covers at seventy-five dollars apiece for the wooden ends of golf
clubs “—for the friend who has everything.” Civilization is coming
to an end, you understand.

Why did you change to Vanity Fair?

Mr. Crowninshield wanted me to. Mr. Sherwood and Mr.
Benchley—we always called each other by our last names—were
there. Our office was across from the Hippodrome. The midgets
would come out and frighten Mr. Sherwood. He was about seven
feet tall and they were always sneaking up behind him and asking
him how the weather was up there. “Walk down the street with
me,” he’d ask, and Mr. Benchley and I would leave our jobs and
guide him down the street. I can’t tell you, we had more fun. Both
Mr. Benchley and I subscribed to two undertaking magazines: The
Casket and Sunnyside. Steel yourself: Sunnyside had a joke column
called “From Grave to Gay.” I cut a picture out of one of them, in
color, of how and where to inject embalming fluid, and had it hung
over my desk until Mr. Crowninshield asked me if I could possibly
take it down. Mr. Crowninshield was a lovely man, but puzzled.
I must say we behaved extremely badly. Albert Lee, one of the
editors, had a map over his desk with little flags on it to show
where our troops were fighting during the First World War. Every
day he would get the news and move the flags around. I was married,
my husband was overseas, and since I didn’t have anything
better to do I’d get up half an hour early and go down and change
his flags. Later on, Lee would come in, look at his map, and he’d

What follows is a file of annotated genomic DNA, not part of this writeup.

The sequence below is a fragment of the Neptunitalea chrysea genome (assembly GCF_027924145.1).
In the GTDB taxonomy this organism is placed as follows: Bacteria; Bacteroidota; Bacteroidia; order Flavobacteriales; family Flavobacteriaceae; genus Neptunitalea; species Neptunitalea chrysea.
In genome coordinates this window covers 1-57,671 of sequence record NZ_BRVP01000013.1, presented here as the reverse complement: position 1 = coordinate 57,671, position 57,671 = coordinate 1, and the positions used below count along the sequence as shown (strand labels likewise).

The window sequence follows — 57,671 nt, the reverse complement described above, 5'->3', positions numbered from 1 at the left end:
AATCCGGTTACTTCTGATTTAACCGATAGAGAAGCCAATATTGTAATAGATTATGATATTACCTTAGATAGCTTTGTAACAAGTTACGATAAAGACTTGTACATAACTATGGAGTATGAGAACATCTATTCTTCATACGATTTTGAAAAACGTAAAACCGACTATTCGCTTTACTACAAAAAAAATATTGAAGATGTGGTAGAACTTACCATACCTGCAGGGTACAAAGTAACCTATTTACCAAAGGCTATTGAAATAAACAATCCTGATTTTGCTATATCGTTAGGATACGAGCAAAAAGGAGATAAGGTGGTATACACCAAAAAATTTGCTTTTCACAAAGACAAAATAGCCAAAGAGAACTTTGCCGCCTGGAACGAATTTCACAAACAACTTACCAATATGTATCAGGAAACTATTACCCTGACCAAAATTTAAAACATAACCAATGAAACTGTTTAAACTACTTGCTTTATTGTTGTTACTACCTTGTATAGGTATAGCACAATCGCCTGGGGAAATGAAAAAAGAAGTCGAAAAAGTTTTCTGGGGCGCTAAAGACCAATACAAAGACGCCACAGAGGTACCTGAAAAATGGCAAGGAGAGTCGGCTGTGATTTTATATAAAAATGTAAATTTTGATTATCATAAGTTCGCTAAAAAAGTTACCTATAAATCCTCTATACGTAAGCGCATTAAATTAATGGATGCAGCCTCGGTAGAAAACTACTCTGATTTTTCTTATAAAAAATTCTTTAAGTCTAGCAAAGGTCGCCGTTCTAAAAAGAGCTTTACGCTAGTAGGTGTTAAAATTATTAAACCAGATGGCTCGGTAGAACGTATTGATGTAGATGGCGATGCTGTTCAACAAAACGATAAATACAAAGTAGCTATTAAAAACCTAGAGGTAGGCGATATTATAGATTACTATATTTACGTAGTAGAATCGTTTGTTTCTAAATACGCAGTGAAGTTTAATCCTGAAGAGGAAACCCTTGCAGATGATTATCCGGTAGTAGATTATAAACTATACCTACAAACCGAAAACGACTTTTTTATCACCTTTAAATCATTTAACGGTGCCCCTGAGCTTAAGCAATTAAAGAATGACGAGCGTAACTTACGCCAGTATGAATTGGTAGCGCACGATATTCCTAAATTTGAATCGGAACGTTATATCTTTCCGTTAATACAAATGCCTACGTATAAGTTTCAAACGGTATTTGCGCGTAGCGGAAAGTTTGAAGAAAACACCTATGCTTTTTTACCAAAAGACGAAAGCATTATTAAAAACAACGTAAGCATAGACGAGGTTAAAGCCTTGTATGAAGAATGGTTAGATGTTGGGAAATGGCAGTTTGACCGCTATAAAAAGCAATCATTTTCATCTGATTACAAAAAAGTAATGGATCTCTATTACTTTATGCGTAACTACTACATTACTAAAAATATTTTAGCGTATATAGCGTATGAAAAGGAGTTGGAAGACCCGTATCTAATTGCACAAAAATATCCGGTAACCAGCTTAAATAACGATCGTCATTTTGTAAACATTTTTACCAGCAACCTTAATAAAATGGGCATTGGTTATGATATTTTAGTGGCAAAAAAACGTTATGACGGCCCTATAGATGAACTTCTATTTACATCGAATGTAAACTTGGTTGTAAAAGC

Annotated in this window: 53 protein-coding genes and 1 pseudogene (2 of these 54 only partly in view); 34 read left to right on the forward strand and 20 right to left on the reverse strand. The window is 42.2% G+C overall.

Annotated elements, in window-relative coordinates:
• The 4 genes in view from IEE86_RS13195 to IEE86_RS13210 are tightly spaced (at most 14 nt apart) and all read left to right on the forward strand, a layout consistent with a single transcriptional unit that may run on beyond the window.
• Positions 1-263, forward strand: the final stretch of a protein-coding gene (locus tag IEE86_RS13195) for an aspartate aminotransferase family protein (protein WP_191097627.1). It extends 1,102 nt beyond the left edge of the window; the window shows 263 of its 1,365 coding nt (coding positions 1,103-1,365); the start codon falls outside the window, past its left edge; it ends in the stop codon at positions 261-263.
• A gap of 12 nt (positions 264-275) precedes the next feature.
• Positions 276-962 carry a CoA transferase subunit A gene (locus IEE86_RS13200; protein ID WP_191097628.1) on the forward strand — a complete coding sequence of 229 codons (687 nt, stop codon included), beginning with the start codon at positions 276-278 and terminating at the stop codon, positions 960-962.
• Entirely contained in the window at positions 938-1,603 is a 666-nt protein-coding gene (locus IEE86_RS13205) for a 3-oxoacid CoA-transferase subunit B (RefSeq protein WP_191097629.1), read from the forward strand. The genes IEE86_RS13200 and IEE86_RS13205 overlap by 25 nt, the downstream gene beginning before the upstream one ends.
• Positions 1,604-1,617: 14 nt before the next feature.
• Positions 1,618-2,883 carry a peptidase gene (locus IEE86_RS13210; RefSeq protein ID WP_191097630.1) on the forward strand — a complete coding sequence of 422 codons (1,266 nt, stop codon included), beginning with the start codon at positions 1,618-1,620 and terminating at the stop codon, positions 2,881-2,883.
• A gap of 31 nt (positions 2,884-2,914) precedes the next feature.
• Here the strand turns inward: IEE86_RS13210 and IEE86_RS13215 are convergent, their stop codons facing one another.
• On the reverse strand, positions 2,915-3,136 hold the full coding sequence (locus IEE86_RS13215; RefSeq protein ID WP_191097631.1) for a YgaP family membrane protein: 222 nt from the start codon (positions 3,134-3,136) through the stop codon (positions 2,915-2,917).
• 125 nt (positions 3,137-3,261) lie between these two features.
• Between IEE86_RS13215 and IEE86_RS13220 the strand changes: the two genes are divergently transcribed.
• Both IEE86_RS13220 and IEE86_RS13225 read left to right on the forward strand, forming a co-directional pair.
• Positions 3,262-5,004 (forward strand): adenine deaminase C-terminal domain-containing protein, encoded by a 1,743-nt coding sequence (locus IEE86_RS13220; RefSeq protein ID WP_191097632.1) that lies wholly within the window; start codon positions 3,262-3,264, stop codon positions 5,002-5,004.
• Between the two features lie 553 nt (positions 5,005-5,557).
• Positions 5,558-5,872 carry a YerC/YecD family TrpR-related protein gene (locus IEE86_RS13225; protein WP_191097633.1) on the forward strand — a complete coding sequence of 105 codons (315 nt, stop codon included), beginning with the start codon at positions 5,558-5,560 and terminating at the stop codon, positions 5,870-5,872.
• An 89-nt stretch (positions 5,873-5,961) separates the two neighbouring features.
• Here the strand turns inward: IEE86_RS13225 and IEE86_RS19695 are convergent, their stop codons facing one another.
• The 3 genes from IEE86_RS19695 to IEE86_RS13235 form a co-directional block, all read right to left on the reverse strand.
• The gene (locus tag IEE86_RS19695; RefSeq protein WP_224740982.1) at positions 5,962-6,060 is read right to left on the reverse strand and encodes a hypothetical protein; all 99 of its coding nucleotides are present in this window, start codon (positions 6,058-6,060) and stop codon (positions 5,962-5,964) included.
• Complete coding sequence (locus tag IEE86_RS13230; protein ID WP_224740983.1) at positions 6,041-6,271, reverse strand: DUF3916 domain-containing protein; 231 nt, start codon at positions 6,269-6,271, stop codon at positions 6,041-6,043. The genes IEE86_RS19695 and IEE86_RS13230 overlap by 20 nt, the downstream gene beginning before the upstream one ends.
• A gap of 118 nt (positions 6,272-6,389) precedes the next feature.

get very serious about spies—shout, and spend his morning moving
his little pins back into position.

How long did you stay at Vanity Fair?

Four years. I’d taken over the drama criticism from P. G.
Wodehouse. Then I fixed three plays—one of them Caesar’s Wife,
with Billie Burke in it—and as a result I was fired.

You fixed three plays?

Well, panned. The plays closed and the producers, who were
the big boys—Dillingham, Ziegfeld, and Belasco—didn’t like it,
you know. Vanity Fair was a magazine of no opinion, but I had
opinions. So I was fired. And Mr. Sherwood and Mr. Benchley
resigned their jobs. It was all right for Mr. Sherwood, but Mr.
Benchley had a family—two children. It was the greatest act of
friendship I’d known. Mr. Benchley did a sign, “Contributions for
Miss Billie Burke,” and on our way out we left it in the hall of
Vanity Fair. We behaved very badly. We made ourselves discharge
chevrons and wore them.

Where did you all go after Vanity Fair?

Mr. Sherwood became the motion-picture critic for the old
Life. Mr. Benchley did the drama reviews. He and I had an office
so tiny that an inch smaller and it would have been adultery. We
had Parkbench for a cable address, but no one ever sent us one. It
was so long ago—before you were a gleam in someone’s eyes—
that I doubt there was a cable.

It’s a popular supposition that there was much more
communication between writers in the twenties. The Round Table
discussions in the Algonquin, for example.

I wasn’t there very often—it cost too much. Others went.
Kaufman was there. I guess he was sort of funny. Mr. Benchley and
Mr. Sherwood went when they had a nickel. Franklin P. Adams,
whose column was widely read by people who wanted to write,
would sit in occasionally. And Harold Ross, the New Yorker editor.
He was a professional lunatic, but I don’t know if he was a great
man. He had a profound ignorance. On one of Mr. Benchley’s
manuscripts he wrote in the margin opposite “Andromache,” “Who
he?” Mr. Benchley wrote back, “You keep out of this.” The only one
with stature who came to the Round Table was Heywood Broun.

What was it about the twenties that inspired people like
yourself and Broun?

Gertrude Stein did us the most harm when she said, “You’re